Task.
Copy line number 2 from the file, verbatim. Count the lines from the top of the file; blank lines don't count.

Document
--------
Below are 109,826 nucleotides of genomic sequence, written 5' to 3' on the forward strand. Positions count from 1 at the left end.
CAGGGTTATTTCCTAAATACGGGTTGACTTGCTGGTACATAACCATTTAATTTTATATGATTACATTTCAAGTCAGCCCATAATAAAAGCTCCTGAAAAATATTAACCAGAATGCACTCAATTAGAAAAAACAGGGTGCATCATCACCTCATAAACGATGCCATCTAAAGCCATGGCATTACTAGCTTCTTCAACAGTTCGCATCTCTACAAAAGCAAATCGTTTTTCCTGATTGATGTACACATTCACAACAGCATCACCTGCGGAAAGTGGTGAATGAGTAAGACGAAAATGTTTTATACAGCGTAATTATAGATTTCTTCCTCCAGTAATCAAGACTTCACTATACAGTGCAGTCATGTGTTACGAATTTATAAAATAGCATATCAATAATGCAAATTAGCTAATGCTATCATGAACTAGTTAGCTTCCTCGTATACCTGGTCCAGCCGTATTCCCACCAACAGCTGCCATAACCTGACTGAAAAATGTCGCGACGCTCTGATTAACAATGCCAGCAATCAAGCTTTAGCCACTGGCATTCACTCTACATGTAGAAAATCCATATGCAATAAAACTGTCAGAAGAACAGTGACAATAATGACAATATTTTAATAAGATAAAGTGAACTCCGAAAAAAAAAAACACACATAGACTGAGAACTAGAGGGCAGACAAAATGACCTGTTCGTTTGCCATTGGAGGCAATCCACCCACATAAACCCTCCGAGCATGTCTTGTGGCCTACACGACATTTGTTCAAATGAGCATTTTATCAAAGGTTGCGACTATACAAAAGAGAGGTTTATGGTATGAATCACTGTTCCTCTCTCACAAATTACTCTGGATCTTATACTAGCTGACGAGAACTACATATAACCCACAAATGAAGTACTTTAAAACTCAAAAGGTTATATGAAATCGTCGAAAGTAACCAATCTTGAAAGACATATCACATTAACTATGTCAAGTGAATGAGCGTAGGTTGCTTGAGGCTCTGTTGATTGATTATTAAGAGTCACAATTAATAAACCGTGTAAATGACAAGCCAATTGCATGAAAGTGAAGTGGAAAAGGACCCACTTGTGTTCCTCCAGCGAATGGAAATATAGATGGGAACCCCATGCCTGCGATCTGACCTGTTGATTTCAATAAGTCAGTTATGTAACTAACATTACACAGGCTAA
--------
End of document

CAGGGTTATTTCCTAAATACGGGTTGACTTGCTGGTACATAACCATTTAATTTTATATGATTACATTTCAAGTCAGCCCATAATAAAAGCTCCTGAAAAATATTAACCAGAATGCACTCAATTAGAAAAAACAGGGTGCATCATCACCTCATAAACGATGCCATCTAAAGCCATGGCATTACTAGCTTCTTCAACAGTTCGCATCTCTACAAAAGCAAATCGTTTTTCCTGATTGATGTACACATTCACAACAGCATCACCTGCGGAAAGTGGTGAATGAGTAAGACGAAAATGTTTTATACAGCGTAATTATAGATTTCTTCCTCCAGTAATCAAGACTTCACTATACAGTGCAGTCATGTGTTACGAATTTATAAAATAGCATATCAATAATGCAAATTAGCTAATGCTATCATGAACTAGTTAGCTTCCTCGTATACCTGGTCCAGCCGTATTCCCACCAACAGCTGCCATAACCTGACTGAAAAATGTCGCGACGCTCTGATTAACAATGCCAGCAATCAAGCTTTAGCCACTGGCATTCACTCTACATGTAGAAAATCCATATGCAATAAAACTGTCAGAAGAACAGTGACAATAATGACAATATTTTAATAAGATAAAGTGAACTCCGAAAAAAAAAAACACACATAGACTGAGAACTAGAGGGCAGACAAAATGACCTGTTCGTTTGCCATTGGAGGCAATCCACCCACATAAACCCTCCGAGCATGTCTTGTGGCCTACACGACATTTGTTCAAATGAGCATTTTATCAAAGGTTGCGACTATACAAAAGAGAGGTTTATGGTATGAATCACTGTTCCTCTCTCACAAATTACTCTGGATCTTATACTAGCTGACGAGAACTACATATAACCCACAAATGAAGTACTTTAAAACTCAAAAGGTTATATGAAATCGTCGAAAGTAACCAATCTTGAAAGACATATCACATTAACTATGTCAAGTGAATGAGCGTAGGTTGCTTGAGGCTCTGTTGATTGATTATTAAGAGTCACAATTAATAAACCGTGTAAATGACAAGCCAATTGCATGAAAGTGAAGTGGAAAAGGACCCACTTGTGTTCCTCCAGCGAATGGAAATATAGATGGGAACCCCATGCCTGCGATCTGACCTGTTGATTTCAATAAGTCAGTTATGTAACTAACATTACACAGGCTAA